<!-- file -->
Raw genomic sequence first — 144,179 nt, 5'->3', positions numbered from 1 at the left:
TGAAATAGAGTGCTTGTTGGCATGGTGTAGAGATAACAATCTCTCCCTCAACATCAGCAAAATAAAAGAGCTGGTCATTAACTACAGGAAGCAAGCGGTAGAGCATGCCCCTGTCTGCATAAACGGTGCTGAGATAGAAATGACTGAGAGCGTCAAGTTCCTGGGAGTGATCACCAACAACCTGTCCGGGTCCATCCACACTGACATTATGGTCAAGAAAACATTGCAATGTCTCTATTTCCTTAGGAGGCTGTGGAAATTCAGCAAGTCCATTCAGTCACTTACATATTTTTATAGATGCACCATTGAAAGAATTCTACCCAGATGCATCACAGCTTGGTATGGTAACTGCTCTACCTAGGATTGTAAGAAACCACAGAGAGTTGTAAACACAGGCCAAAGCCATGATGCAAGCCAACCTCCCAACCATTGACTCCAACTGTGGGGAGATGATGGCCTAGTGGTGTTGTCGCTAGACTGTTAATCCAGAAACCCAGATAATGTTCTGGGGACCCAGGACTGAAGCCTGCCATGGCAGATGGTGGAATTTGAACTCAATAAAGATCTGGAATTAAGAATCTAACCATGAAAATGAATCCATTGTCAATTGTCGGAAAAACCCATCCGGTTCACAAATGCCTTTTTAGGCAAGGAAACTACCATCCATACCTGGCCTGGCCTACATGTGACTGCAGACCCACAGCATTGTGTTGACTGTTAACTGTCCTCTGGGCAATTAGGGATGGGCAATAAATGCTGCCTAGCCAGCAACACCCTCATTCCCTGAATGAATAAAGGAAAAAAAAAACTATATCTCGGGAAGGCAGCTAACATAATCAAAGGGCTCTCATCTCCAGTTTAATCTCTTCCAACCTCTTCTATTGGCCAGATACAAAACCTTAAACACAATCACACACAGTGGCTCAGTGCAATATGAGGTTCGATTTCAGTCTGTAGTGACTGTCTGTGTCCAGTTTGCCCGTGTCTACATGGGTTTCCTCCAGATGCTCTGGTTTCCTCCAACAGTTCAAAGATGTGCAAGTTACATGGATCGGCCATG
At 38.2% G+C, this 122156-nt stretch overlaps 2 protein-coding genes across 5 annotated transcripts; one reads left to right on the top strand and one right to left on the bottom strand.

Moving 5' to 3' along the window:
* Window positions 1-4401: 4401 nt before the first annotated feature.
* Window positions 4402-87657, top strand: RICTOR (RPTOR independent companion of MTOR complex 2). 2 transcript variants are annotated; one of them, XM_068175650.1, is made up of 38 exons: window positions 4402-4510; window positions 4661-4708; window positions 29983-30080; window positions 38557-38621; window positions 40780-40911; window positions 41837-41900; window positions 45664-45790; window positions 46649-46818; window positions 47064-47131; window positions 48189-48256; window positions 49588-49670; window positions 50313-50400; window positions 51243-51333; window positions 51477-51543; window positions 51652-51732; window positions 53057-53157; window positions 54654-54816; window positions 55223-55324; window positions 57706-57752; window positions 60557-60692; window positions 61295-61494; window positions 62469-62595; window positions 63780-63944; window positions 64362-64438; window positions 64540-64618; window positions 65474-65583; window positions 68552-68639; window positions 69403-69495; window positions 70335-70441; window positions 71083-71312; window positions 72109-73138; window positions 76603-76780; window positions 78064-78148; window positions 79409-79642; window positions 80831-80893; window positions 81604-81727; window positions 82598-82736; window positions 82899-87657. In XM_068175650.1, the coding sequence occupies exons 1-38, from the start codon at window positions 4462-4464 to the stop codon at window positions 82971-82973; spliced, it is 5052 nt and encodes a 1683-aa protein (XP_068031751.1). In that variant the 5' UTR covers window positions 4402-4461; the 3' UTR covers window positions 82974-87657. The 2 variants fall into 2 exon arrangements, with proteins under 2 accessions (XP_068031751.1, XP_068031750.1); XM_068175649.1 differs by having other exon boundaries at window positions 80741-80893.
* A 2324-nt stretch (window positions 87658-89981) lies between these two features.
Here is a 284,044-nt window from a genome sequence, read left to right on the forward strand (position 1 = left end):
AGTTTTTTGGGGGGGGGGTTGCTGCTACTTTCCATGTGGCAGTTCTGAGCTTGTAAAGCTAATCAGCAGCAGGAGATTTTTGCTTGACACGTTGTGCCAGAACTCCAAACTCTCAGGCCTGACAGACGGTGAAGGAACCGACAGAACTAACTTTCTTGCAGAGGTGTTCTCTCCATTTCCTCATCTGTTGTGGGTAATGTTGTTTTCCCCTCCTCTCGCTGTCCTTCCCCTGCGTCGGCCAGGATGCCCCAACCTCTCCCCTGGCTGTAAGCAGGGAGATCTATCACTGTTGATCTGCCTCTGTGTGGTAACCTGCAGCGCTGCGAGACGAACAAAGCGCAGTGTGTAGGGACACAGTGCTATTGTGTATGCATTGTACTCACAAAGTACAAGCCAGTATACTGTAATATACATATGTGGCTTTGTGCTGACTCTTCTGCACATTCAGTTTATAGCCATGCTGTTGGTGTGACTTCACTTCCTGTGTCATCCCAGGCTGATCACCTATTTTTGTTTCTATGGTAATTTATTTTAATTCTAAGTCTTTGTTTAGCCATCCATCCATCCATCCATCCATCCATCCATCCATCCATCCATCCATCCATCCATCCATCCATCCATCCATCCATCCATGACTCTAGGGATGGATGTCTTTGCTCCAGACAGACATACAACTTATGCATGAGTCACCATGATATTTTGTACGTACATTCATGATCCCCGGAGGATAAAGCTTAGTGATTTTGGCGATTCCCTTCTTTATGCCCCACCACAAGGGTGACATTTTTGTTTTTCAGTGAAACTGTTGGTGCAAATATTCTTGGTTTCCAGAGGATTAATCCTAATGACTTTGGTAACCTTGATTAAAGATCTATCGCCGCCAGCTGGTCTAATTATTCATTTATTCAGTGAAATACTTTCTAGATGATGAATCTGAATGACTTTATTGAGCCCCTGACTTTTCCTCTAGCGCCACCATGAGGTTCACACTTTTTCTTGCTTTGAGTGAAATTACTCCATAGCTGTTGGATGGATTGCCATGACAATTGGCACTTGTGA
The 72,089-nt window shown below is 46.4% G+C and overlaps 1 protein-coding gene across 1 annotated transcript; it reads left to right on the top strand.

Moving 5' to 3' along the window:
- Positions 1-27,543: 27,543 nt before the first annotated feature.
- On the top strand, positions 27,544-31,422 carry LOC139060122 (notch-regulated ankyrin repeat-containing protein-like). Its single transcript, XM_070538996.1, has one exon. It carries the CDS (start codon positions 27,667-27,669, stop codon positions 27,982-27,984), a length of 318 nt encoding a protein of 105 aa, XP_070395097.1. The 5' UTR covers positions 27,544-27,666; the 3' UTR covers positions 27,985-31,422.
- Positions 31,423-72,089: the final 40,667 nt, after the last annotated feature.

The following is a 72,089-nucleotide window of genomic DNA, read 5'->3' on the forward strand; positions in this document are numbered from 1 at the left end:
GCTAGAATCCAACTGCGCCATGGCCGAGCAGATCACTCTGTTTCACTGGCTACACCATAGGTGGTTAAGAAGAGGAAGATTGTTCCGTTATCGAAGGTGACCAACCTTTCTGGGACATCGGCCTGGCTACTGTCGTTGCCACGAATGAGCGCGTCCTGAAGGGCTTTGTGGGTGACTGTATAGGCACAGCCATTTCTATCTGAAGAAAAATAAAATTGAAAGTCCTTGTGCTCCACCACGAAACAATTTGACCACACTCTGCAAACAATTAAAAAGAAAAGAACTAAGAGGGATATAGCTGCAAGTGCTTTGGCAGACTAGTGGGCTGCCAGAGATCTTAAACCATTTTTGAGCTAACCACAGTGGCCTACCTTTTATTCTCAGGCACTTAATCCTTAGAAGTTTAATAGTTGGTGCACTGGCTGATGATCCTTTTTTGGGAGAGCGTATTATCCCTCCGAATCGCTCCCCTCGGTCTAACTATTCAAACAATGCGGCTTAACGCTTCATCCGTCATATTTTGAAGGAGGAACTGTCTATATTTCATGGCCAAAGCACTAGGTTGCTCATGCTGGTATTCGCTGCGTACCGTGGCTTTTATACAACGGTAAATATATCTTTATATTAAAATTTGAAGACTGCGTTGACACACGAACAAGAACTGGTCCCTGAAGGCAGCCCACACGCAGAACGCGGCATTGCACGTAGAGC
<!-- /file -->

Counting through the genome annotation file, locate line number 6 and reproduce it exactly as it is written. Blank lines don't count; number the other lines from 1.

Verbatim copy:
* Window positions 4402-87657, top strand: RICTOR (RPTOR independent companion of MTOR complex 2). 2 transcript variants are annotated; one of them, XM_068175650.1, is made up of 38 exons: window positions 4402-4510; window positions 4661-4708; window positions 29983-30080; window positions 38557-38621; window positions 40780-40911; window positions 41837-41900; window positions 45664-45790; window positions 46649-46818; window positions 47064-47131; window positions 48189-48256; window positions 49588-49670; window positions 50313-50400; window positions 51243-51333; window positions 51477-51543; window positions 51652-51732; window positions 53057-53157; window positions 54654-54816; window positions 55223-55324; window positions 57706-57752; window positions 60557-60692; window positions 61295-61494; window positions 62469-62595; window positions 63780-63944; window positions 64362-64438; window positions 64540-64618; window positions 65474-65583; window positions 68552-68639; window positions 69403-69495; window positions 70335-70441; window positions 71083-71312; window positions 72109-73138; window positions 76603-76780; window positions 78064-78148; window positions 79409-79642; window positions 80831-80893; window positions 81604-81727; window positions 82598-82736; window positions 82899-87657. In XM_068175650.1, the coding sequence occupies exons 1-38, from the start codon at window positions 4462-4464 to the stop codon at window positions 82971-82973; spliced, it is 5052 nt and encodes a 1683-aa protein (XP_068031751.1). In that variant the 5' UTR covers window positions 4402-4461; the 3' UTR covers window positions 82974-87657. The 2 variants fall into 2 exon arrangements, with proteins under 2 accessions (XP_068031751.1, XP_068031750.1); XM_068175649.1 differs by having other exon boundaries at window positions 80741-80893.